GENEVA, April 1: Arab and Muslim countries defended on Tuesday a resolution they pushed through at the United Nations to have the body’s expert on free speech to report on individuals and news media for negative comments on Islam.

An amendment passed by the UN Human Rights Council on Friday directed the body’s expert on freedom of expression to report on people who abuse their free speech rights by espousing racial and religious discrimination.

Ambeyi Ligabo, a legal expert from Kenya, currently holds the post.

The measure, proposed by Egypt and Pakistan, was passed 32-0 with the support of Islamic, Arab and African nations on Friday. European nations and some other countries abstained.The United States, Canada and European countries criticised the role reversal for Kenyan legal expert Ambeyi Ligabo, who has reported to the global body on measures by dictatorships and repressive governments to restrict free speech.

The US and other Western nations claimed that the Muslim-backed resolution at the UN Human Rights Council could curtail freedom of expression and help dictatorial regimes block dissenting views.

“The resolution adopted attempts to legitimise the criminalization of expression,” said Warren W. Tichenor, the US ambassador to the UN in Geneva.

“The resolution seeks to impose restrictions on individuals rather than to emphasize the duty and responsibility of governments to guarantee, uphold, promote and protect human rights,” Tichenor told the 47-nation body.

The United States is not a member of the council but has the right to speak as an observer.

Pakistan’s ambassador, Masood Khan, speaking on behalf of the Organisation of the Islamic Conference, defended the resolution and denied that it would limit freedom of speech.

“It only tries to make freedom of expression responsible,” Masood said.

Egypt’s Ambassador Sameh Shoukry said there was a growing trend to erode human rights law, permitting some of the worst practices that incite racial and religious hatred.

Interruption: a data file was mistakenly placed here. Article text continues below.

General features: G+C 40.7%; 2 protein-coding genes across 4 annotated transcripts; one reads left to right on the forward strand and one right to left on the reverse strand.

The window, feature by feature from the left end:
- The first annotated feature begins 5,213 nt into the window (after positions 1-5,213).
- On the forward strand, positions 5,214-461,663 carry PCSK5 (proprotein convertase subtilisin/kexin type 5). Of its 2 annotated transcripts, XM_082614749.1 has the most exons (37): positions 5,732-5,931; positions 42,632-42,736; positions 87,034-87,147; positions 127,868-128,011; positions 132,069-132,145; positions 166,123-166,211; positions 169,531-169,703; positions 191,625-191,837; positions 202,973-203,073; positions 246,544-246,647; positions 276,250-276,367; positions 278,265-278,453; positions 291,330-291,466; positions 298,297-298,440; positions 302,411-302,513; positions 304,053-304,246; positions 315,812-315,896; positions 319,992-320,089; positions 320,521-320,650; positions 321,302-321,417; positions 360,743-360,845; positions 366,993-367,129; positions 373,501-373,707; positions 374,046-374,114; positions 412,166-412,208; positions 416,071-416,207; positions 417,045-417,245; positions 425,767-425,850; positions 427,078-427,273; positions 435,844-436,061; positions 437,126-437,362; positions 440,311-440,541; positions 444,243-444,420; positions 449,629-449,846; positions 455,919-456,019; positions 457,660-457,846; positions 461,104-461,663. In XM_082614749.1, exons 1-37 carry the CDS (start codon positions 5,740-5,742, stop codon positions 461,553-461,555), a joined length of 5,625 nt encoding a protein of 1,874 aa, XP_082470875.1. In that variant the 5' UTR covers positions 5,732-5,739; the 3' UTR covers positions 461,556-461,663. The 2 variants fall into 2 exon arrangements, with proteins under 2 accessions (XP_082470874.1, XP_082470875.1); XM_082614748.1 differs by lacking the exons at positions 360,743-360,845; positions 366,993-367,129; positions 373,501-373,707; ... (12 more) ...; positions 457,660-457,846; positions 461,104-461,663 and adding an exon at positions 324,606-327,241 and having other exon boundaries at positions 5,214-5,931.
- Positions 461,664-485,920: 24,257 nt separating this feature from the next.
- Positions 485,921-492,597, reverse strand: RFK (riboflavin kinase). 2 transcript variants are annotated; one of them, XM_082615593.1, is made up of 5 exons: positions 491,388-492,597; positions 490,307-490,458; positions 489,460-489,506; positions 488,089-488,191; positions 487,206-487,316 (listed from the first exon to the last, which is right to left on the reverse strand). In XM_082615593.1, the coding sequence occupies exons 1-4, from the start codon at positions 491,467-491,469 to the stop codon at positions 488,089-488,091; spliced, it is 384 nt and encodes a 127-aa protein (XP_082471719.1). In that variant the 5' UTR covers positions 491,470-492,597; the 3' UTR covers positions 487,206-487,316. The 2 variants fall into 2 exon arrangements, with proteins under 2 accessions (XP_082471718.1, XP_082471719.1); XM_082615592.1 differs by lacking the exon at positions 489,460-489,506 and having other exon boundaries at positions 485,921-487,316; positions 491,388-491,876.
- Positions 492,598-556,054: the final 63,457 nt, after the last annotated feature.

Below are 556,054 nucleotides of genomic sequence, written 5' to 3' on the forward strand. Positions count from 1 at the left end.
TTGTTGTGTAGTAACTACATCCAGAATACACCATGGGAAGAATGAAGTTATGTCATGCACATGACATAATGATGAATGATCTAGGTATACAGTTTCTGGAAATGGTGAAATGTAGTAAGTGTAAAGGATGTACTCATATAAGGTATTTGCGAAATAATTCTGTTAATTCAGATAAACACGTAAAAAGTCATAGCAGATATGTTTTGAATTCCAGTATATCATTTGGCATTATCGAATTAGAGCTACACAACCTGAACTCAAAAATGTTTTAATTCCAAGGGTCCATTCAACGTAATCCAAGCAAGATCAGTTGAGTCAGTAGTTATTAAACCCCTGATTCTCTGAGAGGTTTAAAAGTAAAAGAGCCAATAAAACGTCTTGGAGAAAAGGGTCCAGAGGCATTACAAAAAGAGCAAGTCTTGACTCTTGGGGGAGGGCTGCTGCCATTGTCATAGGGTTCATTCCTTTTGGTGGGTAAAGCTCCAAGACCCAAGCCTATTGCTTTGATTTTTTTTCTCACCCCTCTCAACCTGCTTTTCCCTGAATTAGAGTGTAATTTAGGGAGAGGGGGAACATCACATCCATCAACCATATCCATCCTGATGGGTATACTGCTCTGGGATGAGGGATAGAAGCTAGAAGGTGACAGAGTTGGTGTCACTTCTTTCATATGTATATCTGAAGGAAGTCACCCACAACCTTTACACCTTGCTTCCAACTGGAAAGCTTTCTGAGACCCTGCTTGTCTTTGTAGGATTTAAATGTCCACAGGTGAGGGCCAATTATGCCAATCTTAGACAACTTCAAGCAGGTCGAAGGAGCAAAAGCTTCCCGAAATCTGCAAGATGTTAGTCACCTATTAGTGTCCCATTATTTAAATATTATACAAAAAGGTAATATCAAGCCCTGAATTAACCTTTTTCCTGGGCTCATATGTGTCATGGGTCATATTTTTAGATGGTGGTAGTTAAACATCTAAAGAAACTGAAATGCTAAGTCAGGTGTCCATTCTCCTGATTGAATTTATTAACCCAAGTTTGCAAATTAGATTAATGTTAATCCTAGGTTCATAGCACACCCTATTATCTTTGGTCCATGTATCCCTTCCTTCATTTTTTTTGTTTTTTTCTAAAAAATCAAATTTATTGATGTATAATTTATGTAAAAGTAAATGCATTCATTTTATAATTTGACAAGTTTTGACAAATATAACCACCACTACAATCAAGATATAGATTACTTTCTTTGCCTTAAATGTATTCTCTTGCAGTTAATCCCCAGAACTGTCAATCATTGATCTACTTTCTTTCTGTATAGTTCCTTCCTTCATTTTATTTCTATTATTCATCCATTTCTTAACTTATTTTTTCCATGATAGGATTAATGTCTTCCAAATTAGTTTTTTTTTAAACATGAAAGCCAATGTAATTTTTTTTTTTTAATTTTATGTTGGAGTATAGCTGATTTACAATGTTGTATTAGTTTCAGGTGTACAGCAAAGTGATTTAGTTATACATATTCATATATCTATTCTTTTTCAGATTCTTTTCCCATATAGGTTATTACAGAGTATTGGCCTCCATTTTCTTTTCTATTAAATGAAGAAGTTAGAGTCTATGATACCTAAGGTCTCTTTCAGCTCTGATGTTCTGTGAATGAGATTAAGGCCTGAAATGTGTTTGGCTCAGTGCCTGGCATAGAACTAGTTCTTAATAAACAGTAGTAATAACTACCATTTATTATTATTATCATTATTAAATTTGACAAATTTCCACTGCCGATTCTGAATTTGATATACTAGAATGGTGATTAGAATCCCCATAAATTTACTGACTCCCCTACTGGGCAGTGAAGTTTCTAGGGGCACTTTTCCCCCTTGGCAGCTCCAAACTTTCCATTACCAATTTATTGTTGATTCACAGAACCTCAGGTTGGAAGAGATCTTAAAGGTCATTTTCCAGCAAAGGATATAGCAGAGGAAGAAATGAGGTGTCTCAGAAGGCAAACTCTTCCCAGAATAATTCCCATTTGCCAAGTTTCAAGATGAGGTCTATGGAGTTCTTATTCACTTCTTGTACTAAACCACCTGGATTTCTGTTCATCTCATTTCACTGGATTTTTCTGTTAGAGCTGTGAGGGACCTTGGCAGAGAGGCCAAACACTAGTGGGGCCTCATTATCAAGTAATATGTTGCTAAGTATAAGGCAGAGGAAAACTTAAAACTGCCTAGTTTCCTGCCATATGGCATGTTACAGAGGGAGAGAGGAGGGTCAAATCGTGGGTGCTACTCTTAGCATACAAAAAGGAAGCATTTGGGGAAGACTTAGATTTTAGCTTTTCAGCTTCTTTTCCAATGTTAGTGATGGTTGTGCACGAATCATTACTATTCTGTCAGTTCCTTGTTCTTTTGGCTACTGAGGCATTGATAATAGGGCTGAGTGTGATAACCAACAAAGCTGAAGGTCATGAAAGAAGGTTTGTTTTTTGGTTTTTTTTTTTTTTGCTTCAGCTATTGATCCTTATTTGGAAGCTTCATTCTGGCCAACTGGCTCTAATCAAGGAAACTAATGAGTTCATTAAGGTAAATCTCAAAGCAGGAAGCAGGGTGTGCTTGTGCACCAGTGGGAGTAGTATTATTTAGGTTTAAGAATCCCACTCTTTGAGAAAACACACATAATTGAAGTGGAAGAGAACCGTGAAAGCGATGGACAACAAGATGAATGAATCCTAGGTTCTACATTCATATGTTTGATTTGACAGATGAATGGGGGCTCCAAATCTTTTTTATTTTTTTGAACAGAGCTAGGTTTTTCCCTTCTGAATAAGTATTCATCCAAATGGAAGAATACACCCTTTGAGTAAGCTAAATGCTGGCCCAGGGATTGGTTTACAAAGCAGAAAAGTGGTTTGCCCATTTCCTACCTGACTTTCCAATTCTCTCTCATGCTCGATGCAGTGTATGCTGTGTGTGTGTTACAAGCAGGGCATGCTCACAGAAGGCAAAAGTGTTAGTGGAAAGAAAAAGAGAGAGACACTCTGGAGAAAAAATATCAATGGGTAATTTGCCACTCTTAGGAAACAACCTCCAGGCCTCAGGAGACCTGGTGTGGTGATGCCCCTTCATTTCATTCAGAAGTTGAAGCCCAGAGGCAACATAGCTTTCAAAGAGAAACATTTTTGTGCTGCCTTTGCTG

The resolution was the latest move initiated by the Arab and Muslim countries dominating the council to protect Islam from religious hatred and defamation.

Islamic groups have been demanding limits on free speech ever since a Danish magazine published sketches of holy prophet Muhammad (peace be upon him), provoking riots across the Islamic world in 2006.

Muslim countries also have cited the recent release of an anti-Islamic Dutch film and the Pope’s controversial comments on the religion in demanding tighter controls on the so-called freedom of expression.

The council has no enforcement powers but is supposed to act as a moral conscience.

Last week, it adopted a separate resolution urging countries to enact anti-defamation laws specifically to protect Muslims.

Slovenia’s ambassador, Andrej Logar, speaking on behalf of the European Union, claimed that Ligabo’s role as an independent expert was shifting from protecting free speech toward limiting it.

Terry Cormier, a member of the Canadian delegation, said: “The job of a special rapporteur is not to police the action of individuals.”

The New York-based Human Rights Watch condemned the amendment.

“It turns someone who is supposed to defend freedom of opinion into a prosecutor whose job is to go after those who abuse this freedom,” Paris-based Reporters Without Borders said.—AP

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